John Birch (’88)

The co-founder of Virtual Service Operations (VSO), John Birch (’92) recently returned to Thomas Aquinas College’s California campus to offer students advice about careers in IT — and how to leverage their Catholic liberal education in that pursuit.

Mr. Birch’s first encounter with Euclid’s Elements as a student was, he recalled, a pivotal moment for his professional development. “Those distinctions become enormously important in the world,” he said. “Few people know how to actually think clearly and concisely.” He brought those indispensable Euclidean habits to IT — though his was a circuitous route to the industry.

Mr. Birch described migrating from job to job in his early years, surviving among the detritus left by the “dot-com” bubble burst of the late 1990s. Eventually, however, he found his way, becoming first the CEO of a British consulting firm, and ultimately co-founding VSO in 2017 with friend and colleague Steven O’Keefe.

In all this time, Mr. Birch found that his early encounter with Euclid, and the alacrity of mind which subsequent studies solidified, continued to serve him well — in both his professional life and beyond. He recounted demonstrating a Euclidean proposition for a waitress to convince her that at least some things could be known with certainty — which proved the beginning of a long correspondence and ended with her conversion to Christianity. That experience reinforced Mr. Birch’s conviction that “there is such thing as objective truth, and it needs clarity.”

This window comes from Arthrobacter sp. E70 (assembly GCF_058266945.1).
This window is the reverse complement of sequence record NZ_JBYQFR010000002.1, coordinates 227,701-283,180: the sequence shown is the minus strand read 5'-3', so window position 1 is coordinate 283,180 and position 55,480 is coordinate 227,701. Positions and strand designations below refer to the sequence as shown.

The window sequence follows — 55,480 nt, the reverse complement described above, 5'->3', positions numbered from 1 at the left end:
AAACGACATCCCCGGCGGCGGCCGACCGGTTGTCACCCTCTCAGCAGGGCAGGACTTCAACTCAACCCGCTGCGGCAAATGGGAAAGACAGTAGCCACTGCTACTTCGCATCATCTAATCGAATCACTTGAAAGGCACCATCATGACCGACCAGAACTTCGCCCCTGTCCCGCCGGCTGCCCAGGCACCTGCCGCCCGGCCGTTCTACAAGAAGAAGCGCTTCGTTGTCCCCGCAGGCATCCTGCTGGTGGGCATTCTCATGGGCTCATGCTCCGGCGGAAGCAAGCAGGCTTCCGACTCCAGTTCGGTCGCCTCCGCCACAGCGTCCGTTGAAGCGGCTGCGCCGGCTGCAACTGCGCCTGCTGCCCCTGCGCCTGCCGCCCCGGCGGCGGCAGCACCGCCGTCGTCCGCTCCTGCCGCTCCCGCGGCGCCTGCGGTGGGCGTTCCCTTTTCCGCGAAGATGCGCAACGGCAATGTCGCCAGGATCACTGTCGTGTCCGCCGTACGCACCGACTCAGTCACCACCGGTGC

The ability to clarify obscure truths is essential to Mr. Birch’s industry, which explains why he so often hires TAC alumni. VSO provides technical solutions and online engineering to numerous partner companies, including Amazon, IBM, Microsoft, and other corporate giants. The heart of the work involves sifting, analyzing, and classifying great seas of data. “Data is king,” Mr. Birch said. “The world runs on it.” For students who spend four years answering complex questions in the classroom and studying thinkers such as Antoine Lavoisier and Euclid, interpreting data comes naturally. “This is what you have, what you are bringing to a business: thought.”

Students surveying the job market may feel that a liberal arts degree seems anemic in the robust company of specialized degrees and advanced certifications, but Mr. Birch encouraged them to dismiss those trepidations. Certifications, after all, mean little without principles or the habit of independent thought. “These are the things that are the most valuable,” he assured them, leaving students infected by his enthusiasm.

The audience listens